duplex half
!         
interface Ethernet2/3
 description - to CG - Ga
ip address 10.65.65.3 255.255.255.0
 duplex half
!         
interface FastEthernet3/0
 description - to SGSN-1 Gn
 ip address 10.15.15.1 255.255.0.0
 no ip mroute-cache
 duplex full
!         
interface FastEthernet5/0
 description - to PDN-3 over IPSec/GRE tunnel
 ip address 10.26.26.1 255.255.255.0
 no ip mroute-cache
 duplex full
!         
interface loopback 1
 ip address 10.40.40.3 255.255.255.0
!
interface Virtual-Template1
 ip unnumber loopback 1
 encapsulation gtp
 gprs access-point-list gprs
!
ip default-gateway 172.18.43.177
ip classless
ip route 10.5.5.0 255.255.255.0 Tunnel0
ip route 10.30.30.0 255.255.255.0 10.25.25.2
ip route 192.168.0.0 255.255.0.0 172.18.43.177
ip route 172.0.0.0 255.0.0.0 172.18.43.177
ip route 172.18.43.35 255.255.255.255 10.59.59.3
ip route 192.168.220.1 255.255.255.255 FastEthernet3/0
no ip http server
!         
! Configure the GGSN access point list
!
gprs access-point-list gprs
  access-point 1
   access-point-name gprs.cisco.com
   dhcp-server 10.60.0.1
   dhcp-gateway-address 10.60.0.1       
   exit   
  !      
  access-point 2
   access-point-name hprs.cisco.com
   access-mode non-transparent
   ip-address-pool radius-client
   aaa-group authentication foo
   exit   
   !      
! GGSN global configuration parameters
!
gprs maximum-pdp-context-allowed 45000
gprs qos map canonical-qos
gprs default ip-address-pool dhcp-proxy-client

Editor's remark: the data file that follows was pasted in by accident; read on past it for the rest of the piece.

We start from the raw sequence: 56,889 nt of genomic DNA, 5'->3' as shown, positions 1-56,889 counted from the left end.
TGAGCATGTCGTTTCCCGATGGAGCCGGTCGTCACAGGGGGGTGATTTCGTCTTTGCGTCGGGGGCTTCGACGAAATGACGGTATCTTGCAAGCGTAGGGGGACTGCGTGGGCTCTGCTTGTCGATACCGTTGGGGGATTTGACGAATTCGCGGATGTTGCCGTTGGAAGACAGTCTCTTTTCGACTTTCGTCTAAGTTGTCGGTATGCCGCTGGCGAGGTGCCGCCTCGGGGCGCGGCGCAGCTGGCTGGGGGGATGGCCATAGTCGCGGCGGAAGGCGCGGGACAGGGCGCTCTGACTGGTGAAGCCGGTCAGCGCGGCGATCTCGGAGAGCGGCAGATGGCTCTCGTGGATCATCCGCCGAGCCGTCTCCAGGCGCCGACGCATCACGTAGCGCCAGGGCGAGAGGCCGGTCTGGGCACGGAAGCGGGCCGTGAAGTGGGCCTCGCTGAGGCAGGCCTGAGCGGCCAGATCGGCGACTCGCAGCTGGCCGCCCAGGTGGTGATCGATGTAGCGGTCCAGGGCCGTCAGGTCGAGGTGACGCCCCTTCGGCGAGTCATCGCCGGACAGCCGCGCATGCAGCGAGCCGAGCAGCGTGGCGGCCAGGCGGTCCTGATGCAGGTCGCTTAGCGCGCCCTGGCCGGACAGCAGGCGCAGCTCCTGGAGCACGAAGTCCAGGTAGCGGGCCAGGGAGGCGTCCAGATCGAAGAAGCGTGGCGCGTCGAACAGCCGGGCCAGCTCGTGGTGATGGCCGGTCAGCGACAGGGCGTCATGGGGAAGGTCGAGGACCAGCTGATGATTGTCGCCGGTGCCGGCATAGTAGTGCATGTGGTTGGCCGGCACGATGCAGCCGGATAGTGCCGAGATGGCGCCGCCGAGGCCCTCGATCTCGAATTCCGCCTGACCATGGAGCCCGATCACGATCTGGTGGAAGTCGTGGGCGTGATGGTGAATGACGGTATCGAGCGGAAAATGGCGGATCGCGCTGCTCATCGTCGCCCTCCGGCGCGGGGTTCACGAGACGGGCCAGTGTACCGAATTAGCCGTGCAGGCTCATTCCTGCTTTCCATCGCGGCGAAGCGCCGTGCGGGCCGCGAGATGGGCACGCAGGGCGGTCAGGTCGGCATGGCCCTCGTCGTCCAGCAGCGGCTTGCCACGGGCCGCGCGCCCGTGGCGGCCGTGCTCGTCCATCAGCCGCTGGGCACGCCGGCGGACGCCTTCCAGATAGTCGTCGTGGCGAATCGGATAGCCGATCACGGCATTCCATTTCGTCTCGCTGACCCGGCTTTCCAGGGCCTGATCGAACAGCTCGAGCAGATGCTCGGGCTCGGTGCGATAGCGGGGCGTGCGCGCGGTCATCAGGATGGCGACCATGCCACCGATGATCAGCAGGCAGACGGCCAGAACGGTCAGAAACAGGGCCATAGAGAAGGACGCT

gprs default charging-gateway 10.65.65.2
!
gprs memory threshold 512
!
! Disable verification of the UDP checksum
! 
gprs gtp ip udp ignore checksum
!         
radius-server host 172.18.43.7 auth-port 1645 acct-port 1646 non-standard
radius-server host 10.5.5.6 auth-port 1812 acct-port 1812 non-standard
radius-server host 172.18.61.17 auth-port 1645 acct-port 1645 non-standard key gociscogo
radius-server retransmit 1
radius-server timeout 1
radius-server key lab
call rsvp-sync

Route Aggregation Configuration Example

The following example shows a portion of a configuration that implements automatic route aggregation at an access point.

Notice that the aggregate auto command is configured at the access point where DHCP is being used. The dhcp-gateway-address command specifies the subnet addresses to be returned by the DHCP server. This address should match the IP address of a loopback interface on the GGSN. In addition, to accommodate route aggregation for another subnet 10.80.0.0, the gprs default aggregate global configuration command is used.

In this example, the GGSN aggregates routes for dynamically derived addresses for MSs through access point 8, based on the address and mask returned by the DHCP server. For PDP context requests received for statically derived addresses on the 10.80.0.0 network, the GGSN also implements an aggregate route into its routing table, as configured by the gprs default aggregate command.

Current configuration :3815 bytes
!
version 12.2

...

service gprs ggsn

...
!
! Configures a loopback interface
! for the DHCP gateway address
!
interface Loopback0
ip address 10.80.0.1 255.255.255.255
!
gprs access-point-list gprs
 access-point 8
  access-point-name pdn.aaaa.com
!
! Enables DHCP services at the
! access point
!
  ip-address-pool dhcp-proxy-client
!
! Enables automatic route aggregation
!
  aggregate auto
!
! Configures an external DHCP server
! to support dynamic IP addressing for
! MSs through this access point
!
  dhcp-server 172.16.43.35
!
! Configures the subnet for which
! the DHCP server should return IP addresses
!
  dhcp-gateway-address 10.88.0.1
  exit
!
! Enables a single route to be established
! for PDP contexts with statically derived
! addresses on the 10.80.0.0 network 
! 
gprs default aggregate 10.80.0.0 255.255.255.0